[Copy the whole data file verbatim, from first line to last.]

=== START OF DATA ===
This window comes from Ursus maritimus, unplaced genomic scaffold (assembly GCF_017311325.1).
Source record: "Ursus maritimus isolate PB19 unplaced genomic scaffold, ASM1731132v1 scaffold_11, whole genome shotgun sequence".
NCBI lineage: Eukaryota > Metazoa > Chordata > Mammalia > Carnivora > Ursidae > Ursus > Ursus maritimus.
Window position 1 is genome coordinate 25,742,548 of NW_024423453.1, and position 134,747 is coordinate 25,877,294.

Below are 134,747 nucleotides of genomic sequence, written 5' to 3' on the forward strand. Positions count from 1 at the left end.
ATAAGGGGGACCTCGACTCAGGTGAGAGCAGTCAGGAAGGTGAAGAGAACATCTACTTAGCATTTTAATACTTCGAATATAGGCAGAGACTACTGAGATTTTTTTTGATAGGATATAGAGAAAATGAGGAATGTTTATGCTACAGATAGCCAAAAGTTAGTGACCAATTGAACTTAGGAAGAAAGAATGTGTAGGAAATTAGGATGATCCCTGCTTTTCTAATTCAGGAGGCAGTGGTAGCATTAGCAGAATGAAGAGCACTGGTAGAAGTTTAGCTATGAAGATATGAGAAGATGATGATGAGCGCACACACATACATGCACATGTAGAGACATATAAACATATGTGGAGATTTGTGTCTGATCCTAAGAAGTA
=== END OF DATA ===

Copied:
This window comes from Ursus maritimus, unplaced genomic scaffold (assembly GCF_017311325.1).
Source record: "Ursus maritimus isolate PB19 unplaced genomic scaffold, ASM1731132v1 scaffold_11, whole genome shotgun sequence".
NCBI lineage: Eukaryota > Metazoa > Chordata > Mammalia > Carnivora > Ursidae > Ursus > Ursus maritimus.
Window position 1 is genome coordinate 25,742,548 of NW_024423453.1, and position 134,747 is coordinate 25,877,294.

Below are 134,747 nucleotides of genomic sequence, written 5' to 3' on the forward strand. Positions count from 1 at the left end.
ATAAGGGGGACCTCGACTCAGGTGAGAGCAGTCAGGAAGGTGAAGAGAACATCTACTTAGCATTTTAATACTTCGAATATAGGCAGAGACTACTGAGATTTTTTTTGATAGGATATAGAGAAAATGAGGAATGTTTATGCTACAGATAGCCAAAAGTTAGTGACCAATTGAACTTAGGAAGAAAGAATGTGTAGGAAATTAGGATGATCCCTGCTTTTCTAATTCAGGAGGCAGTGGTAGCATTAGCAGAATGAAGAGCACTGGTAGAAGTTTAGCTATGAAGATATGAGAAGATGATGATGAGCGCACACACATACATGCACATGTAGAGACATATAAACATATGTGGAGATTTGTGTCTGATCCTAAGAAGTA